Jeff Madrick is the Director of the Bernard L. Schwartz Rediscovering Government Initiative at the Century Foundation and the Editor of Challenge. His most recent book is Seven Bad Ideas: How Mainstream Economists Damaged America and the World. (June 2018)

Follow Jeff Madrick on Twitter: @JeffMadrick.


Staying the Invisible Hand

A clothing market in Cairo, 2011; photograph by Martin Roemers from his book Metropoli, published by Hatje Cantz in 2015

Straight Talk on Trade: Ideas for a Sane World Economy

by Dani Rodrik
In 1997, when Dani Rodrik, a Turkish-born professor at Harvard’s Kennedy School of Government, published his brief book Has Globalization Gone Too Far?, progressive economists widely embraced his arguments that many free trade policies adopted by the US, which reduced tariffs and other protections, also weakened the bargaining power of …

America: The Forgotten Poor

Virginia, who used to have a middle-class income but has been struggling to support herself and five grandchildren on disability benefits and food stamps since debilitating neuropathy took her out of the workforce, rural Louisiana, 2013; photograph by Barbara Grover from ‘This Is Hunger,’ a multimedia installation created by MAZON that is traveling from state to state by truck through July 2017

The Financial Diaries: How American Families Cope in a World of Uncertainty

by Jonathan Morduch and Rachel Schneider

Happiness for All?: Unequal Hopes and Lives in Pursuit of the American Dream

by Carol Graham
President Trump’s first federal budget proposal, unveiled in March, was a direct assault on the lives of millions of Americans. By sharply cutting or eliminating essential social programs to help pay for a dramatic increase in military spending, it would likely push many people into poverty and have damaging effects …

The Little-Known Ted

Ted Kennedy outside his office at the Russell Senate Office Building, Washington, D.C., March 2006

Lion of the Senate: When Ted Kennedy Rallied the Democrats in a GOP Congress

by Nick Littlefield and David Nexon
I should have suspected that Nick Littlefield had a career on Broadway before he entered politics. Littlefield was the Kennedy aide who brought me to the senator’s attention in the 2000s based on my articles in these pages and others. My task was generally to write speeches and later to …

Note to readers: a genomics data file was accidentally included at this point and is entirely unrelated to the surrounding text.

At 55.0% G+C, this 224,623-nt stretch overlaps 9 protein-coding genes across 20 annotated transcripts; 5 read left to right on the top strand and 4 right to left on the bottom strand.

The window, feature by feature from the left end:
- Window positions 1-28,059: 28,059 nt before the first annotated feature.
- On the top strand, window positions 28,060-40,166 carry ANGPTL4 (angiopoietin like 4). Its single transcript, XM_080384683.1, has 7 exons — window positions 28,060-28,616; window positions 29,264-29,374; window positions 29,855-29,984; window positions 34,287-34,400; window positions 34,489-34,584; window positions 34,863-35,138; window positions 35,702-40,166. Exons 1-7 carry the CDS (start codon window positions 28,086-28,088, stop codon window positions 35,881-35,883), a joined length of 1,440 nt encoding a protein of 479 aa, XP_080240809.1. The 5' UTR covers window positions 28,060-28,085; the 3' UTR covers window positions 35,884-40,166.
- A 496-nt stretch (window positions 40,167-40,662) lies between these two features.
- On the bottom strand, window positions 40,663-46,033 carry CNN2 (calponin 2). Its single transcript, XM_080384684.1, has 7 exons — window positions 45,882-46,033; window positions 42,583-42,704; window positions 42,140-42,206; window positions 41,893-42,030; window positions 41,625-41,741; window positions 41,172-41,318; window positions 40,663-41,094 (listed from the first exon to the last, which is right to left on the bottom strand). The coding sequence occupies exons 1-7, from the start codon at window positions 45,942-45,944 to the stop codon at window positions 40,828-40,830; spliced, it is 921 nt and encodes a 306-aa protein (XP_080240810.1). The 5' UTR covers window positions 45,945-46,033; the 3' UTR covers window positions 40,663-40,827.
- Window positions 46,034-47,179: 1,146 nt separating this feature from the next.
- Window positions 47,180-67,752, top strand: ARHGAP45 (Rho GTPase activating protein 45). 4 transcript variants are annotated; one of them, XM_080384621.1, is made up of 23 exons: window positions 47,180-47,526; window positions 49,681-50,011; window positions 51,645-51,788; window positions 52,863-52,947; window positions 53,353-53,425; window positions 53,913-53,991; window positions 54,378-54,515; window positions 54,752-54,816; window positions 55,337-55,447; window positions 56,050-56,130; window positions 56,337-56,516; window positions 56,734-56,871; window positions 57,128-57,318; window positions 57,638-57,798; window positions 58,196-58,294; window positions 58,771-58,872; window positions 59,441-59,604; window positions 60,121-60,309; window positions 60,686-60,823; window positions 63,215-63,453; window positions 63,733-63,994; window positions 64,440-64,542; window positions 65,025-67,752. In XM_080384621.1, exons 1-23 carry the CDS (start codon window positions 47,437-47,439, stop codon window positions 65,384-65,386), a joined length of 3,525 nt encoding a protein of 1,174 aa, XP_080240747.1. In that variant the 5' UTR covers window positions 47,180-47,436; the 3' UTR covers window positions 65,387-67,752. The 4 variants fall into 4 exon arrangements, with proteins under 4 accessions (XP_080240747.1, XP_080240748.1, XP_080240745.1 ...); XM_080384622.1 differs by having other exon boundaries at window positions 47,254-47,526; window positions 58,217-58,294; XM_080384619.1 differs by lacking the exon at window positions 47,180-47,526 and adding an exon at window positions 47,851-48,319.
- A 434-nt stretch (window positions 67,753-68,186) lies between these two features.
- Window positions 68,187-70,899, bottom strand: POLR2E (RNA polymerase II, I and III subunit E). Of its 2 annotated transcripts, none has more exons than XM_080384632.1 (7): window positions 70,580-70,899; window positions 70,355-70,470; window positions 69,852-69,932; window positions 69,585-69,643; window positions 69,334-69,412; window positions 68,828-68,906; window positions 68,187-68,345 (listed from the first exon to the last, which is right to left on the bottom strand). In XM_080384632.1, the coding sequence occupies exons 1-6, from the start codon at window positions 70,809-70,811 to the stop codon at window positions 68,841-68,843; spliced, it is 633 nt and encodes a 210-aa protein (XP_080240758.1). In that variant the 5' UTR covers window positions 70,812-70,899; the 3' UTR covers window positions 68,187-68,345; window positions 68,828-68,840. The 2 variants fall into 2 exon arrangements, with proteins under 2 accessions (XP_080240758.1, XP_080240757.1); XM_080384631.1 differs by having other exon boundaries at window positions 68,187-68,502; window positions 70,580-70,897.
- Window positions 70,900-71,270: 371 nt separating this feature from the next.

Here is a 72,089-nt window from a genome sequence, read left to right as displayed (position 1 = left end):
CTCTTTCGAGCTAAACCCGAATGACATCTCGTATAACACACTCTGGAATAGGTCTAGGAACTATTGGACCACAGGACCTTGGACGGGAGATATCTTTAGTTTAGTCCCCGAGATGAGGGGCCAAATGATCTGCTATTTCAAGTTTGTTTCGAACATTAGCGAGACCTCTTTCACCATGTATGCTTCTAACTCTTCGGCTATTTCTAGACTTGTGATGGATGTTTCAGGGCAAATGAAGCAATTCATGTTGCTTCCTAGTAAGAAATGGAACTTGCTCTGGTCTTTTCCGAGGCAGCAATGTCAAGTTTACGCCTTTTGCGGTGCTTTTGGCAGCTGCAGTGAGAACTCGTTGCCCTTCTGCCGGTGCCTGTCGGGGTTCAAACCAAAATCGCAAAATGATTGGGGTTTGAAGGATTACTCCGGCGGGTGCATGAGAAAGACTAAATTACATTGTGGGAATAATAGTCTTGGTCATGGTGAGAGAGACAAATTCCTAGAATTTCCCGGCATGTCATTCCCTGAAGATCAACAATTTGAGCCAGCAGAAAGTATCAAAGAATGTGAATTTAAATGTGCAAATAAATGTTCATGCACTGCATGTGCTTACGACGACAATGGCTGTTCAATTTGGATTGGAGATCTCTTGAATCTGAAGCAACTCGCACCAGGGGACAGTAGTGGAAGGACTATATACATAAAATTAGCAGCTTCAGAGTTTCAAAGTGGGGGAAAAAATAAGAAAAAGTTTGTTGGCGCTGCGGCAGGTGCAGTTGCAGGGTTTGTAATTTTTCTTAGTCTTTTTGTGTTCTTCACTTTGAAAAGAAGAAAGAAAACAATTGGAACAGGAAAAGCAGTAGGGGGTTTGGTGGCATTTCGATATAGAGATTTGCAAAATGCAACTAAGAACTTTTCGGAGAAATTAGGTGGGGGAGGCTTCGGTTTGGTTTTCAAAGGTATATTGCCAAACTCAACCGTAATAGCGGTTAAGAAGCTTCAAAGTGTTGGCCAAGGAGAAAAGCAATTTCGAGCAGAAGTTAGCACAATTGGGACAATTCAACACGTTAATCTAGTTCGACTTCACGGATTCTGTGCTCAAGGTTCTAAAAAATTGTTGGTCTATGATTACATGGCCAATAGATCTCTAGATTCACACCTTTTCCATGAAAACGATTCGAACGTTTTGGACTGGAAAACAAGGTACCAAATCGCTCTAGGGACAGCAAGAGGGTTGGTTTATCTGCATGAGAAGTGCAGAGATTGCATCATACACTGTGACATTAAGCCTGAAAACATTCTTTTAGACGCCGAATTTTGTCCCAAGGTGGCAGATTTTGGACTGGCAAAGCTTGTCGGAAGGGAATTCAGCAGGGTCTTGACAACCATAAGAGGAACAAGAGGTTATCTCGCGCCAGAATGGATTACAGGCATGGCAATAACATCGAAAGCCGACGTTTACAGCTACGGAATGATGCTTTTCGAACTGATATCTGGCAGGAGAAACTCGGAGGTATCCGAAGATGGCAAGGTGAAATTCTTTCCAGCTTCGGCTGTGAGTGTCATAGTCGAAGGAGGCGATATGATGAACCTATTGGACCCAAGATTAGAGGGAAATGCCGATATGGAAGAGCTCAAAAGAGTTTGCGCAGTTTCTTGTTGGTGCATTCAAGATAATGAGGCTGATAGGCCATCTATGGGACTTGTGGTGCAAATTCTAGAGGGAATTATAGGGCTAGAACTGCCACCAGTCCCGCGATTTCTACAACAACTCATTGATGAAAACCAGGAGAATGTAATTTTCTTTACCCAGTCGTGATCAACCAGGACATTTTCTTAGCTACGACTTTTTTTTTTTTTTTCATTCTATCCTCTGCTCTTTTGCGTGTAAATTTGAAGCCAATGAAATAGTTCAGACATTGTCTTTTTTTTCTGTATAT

How the Lobbyists Win in Washington

President Obama announcing his nomination of the telecom industry lobbyist Tom Wheeler as chairman of the Federal Communications Commission, May 2013

The Business of America Is Lobbying: How Corporations Became Politicized and Politics Became More Corporate

by Lee Drutman

The Influence Machine: The US Chamber of Commerce and the Corporate Capture of American Life

by Alyssa Katz
On President Obama’s first day in office in 2009, he issued an executive order to close “the revolving door” between government and the private sector by restricting the hiring of any registered lobbyists for positions in his administration. But Obama himself eventually hired at least seventy lobbyists, many of whom …


Trump: What the Market Is Really Saying

Donald Trump is pictured onscreen in front of the German share price index at the stock exchange in Frankfurt, Germany, November 9, 2016

There is plenty to be afraid of about Trump’s economic plans. It could well be that the new administration, backed by a Republican-controlled Congress, will start cutting needed social services to the bone. So why has the stock market been soaring since two days after the election? Investors apparently have concluded that the economy can grow faster if the deficit grows, even if it leads to higher inflation and interest rates. This is exactly the fiscal medicine many liberals had been advocating.

‘Men Without Work’: An Exchange

I am gratified that the NYR Daily chose to review Men Without Work: America’s Invisible Crisis, and that Jeff Madrick is the reviewer since I have always enjoyed, if not always agreed with, his work. However, several oversights and errors in his depiction of my study require correction. I never argue that disability programs caused the great male flight from work. My incontestable point: they helped finance it.

America’s Lost Workers

Cleveland, 2016

While macroeconomic data show a relatively healthy US economy, overall participation in the workforce—what is known as the employment-to-population ratio—is historically low. One explanation is that many more people are in school, but that still leaves some 9.5 million fewer men at work than in 1965. There are simply too few jobs.